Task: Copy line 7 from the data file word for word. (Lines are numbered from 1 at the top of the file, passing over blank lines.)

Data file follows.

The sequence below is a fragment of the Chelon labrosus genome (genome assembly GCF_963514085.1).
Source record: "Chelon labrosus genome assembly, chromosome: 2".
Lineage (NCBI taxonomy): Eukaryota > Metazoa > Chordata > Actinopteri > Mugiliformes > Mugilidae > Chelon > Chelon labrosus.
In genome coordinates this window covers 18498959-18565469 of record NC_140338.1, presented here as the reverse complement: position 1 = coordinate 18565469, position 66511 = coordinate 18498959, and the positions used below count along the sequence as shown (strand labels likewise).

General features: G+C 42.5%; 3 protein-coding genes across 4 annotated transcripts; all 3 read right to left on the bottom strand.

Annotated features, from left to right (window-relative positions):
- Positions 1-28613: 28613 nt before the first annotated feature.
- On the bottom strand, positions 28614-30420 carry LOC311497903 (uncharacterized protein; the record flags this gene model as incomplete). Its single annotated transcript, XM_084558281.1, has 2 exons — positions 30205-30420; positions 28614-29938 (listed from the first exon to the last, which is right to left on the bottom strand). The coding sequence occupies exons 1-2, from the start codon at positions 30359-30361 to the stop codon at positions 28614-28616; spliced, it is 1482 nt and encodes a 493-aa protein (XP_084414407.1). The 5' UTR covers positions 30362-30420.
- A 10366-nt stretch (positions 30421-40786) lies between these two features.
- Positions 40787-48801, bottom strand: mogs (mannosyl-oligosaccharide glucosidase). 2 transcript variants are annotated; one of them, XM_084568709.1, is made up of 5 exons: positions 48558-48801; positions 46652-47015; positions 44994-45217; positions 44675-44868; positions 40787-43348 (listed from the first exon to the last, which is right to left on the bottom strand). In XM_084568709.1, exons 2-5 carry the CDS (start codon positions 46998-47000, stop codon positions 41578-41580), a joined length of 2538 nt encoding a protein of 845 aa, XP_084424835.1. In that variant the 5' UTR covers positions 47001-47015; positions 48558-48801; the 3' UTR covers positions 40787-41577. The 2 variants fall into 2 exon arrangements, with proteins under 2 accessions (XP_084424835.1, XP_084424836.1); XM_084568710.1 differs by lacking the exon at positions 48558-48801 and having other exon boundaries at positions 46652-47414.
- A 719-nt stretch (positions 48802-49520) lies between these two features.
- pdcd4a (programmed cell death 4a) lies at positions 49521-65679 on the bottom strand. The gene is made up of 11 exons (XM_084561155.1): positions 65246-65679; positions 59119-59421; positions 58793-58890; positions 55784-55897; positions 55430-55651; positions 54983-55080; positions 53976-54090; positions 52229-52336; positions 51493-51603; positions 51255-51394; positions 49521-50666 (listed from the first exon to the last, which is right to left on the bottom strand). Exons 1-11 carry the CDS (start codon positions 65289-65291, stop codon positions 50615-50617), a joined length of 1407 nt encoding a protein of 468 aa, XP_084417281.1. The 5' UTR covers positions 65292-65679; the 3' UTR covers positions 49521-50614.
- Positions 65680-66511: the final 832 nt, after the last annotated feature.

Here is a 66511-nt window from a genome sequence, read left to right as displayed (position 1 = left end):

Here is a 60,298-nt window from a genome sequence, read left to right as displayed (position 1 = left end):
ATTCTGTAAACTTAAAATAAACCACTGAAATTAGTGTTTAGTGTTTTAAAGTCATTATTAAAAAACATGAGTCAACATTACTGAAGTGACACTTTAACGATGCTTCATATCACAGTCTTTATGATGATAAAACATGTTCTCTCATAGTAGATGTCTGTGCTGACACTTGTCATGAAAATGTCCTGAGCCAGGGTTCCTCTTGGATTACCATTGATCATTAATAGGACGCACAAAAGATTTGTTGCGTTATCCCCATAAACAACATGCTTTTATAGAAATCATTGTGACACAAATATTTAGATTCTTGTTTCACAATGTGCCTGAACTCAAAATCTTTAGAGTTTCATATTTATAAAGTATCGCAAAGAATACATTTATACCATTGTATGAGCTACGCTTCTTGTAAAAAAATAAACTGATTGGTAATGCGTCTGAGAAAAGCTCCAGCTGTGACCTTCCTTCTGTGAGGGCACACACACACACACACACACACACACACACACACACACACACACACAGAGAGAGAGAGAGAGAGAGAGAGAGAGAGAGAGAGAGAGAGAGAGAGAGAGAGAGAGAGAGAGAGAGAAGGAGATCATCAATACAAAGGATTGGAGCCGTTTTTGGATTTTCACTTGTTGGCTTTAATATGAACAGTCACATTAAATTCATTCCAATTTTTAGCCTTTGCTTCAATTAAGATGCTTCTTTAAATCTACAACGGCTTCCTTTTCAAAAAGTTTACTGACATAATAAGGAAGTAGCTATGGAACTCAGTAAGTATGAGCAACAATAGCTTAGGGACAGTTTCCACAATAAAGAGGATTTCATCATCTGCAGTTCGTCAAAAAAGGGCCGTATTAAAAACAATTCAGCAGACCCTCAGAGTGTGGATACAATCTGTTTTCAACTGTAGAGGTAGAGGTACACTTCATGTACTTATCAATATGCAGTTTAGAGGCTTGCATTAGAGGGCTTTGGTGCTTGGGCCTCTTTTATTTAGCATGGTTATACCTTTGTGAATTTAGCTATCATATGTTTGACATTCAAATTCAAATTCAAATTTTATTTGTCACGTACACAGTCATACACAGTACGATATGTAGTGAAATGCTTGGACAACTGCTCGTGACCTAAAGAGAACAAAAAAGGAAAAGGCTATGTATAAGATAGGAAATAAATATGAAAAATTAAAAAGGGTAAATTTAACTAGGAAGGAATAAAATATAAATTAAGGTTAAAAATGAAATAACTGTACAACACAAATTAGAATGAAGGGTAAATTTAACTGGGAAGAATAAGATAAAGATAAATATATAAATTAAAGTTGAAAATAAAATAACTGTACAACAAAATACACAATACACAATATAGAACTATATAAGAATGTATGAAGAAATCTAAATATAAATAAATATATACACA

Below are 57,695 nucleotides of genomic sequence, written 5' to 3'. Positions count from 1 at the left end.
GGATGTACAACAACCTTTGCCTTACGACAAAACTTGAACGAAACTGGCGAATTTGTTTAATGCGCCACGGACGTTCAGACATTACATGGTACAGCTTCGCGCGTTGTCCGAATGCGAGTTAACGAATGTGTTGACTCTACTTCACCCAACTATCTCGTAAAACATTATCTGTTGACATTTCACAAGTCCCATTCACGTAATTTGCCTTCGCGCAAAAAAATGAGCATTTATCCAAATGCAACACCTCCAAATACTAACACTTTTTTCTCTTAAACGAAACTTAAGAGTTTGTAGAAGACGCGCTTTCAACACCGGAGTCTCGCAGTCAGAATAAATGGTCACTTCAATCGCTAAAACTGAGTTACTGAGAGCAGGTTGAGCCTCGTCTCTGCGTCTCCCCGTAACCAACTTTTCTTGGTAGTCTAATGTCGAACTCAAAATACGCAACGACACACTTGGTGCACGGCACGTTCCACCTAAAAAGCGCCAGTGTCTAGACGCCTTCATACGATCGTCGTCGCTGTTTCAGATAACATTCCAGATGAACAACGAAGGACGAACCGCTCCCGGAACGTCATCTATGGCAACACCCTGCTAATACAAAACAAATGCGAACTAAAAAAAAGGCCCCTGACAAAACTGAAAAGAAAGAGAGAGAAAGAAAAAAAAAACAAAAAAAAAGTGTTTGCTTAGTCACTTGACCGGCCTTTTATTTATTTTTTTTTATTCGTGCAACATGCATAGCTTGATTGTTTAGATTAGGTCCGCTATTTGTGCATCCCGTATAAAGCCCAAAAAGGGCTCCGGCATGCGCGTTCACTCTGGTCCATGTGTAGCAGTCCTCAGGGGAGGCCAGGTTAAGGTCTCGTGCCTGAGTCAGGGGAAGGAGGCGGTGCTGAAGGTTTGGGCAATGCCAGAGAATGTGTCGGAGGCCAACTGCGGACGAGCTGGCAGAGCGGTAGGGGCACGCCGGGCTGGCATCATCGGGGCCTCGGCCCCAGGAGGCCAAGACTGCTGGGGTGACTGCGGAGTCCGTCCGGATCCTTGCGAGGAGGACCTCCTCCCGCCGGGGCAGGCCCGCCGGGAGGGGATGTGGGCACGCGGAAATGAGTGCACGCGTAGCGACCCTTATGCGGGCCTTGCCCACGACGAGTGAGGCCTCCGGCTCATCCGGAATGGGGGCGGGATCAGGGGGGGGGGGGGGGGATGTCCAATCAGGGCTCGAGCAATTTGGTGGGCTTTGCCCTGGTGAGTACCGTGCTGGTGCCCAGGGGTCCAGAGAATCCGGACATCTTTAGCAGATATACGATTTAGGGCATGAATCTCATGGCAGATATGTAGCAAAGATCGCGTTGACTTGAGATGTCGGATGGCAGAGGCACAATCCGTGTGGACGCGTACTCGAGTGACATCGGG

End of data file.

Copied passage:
- Positions 1-28613: 28613 nt before the first annotated feature.